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The natural world. Looking pretty for 3.5b years.

Conserving, the Mother Load

Conserving, the Mother Load

Author: Hugh Bollinger/Tuesday, June 26, 2018/Categories: natural history, wildlife conservation, video, sustainability, art and design, environment, Archive Pick of the Week

                     Ogallala Aquifer State Coverage Map (credit: Wiki-commons)

            Mining the Mother Load by Andy Wilkinson  (credit: the Western Folklife Center)

The Ogallala Aquifer has been called the "mother load" of water on the plains. The aquifer represents a reservoir of freshwater stretching northwards in underground sands and gravels from the prairies of West Texas and Oklahoma to South Dakota. The Ogallala aquifer is one of the largest in the world covering an area of ~175,000 square miles including portions of eight American states. Like water resources everywhere west of the 100th Meridian, the Ogallala is being overutilized. Similar to another human-caused environmental situation of abuse in the arid western plains during the early years of the 20th Century, eloquently portrayed in the documentary on the Dust Bowl, the western plains 'water tank' is rapidly being depleted. Geological and environmental studies have shown that:

"Since 1950, agricultural irrigation reduced the aquifer by ~10% alone while between 2001-2008, the depletion of the aquifer was ~32% of the cumulative total during the entire 20th century."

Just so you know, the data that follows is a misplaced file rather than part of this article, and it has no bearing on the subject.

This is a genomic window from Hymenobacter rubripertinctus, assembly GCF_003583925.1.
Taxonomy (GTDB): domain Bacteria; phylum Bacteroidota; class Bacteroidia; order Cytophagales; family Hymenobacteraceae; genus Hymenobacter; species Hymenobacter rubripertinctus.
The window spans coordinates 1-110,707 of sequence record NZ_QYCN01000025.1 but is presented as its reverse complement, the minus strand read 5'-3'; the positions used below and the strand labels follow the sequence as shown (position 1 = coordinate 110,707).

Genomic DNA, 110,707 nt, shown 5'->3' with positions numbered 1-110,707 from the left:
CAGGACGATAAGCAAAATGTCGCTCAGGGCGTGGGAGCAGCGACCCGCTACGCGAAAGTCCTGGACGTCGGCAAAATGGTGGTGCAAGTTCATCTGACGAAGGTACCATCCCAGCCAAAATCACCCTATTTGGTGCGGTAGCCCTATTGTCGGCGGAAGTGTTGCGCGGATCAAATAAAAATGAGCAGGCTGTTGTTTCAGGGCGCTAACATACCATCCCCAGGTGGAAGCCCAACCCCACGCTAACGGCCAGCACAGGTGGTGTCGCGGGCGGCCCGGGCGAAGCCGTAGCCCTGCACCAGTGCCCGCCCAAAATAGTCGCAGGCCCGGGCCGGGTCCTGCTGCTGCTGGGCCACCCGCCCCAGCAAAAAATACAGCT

The overuse of the Ogallala has occurred for many reasons: industrial-scale irrigation introduced after WWII, over-comsumption by farms, cities, industries, water pollution, and simple greed. An aqueous artifact from the Ice Ages, the depleted underground layers could take more than 6000 years to recharge naturally.


   Dust Bowl Road, the 'Black Blizzard', Texas Panhandle, March 1936 (credit: Library of Congress archives, PBS)
Sustainability of any natural resource requires an understaning of the underlying environmental science; the costs associated with resource depletion; and a change in behavior towards give more respect to conservation. It also takes the talents of artists to frame the situation in terms wide audiences can appreciate. Like the Dust Bowl filmmakers who captured a preventable disaster in the 1930's, the importance of conserving the Ogallala's water has caught the attention of 21st Century observers including Andy Hedges, a native of a state that sadly knew the Dust Bowl well. The young Texan offers his own intrepretation of the situation by repeating the poem of western writer Andy Wilkinson. Hopefully, their combined words will help prevent another dust bowl occuring. The cautionary West Texas words should be heard widely:



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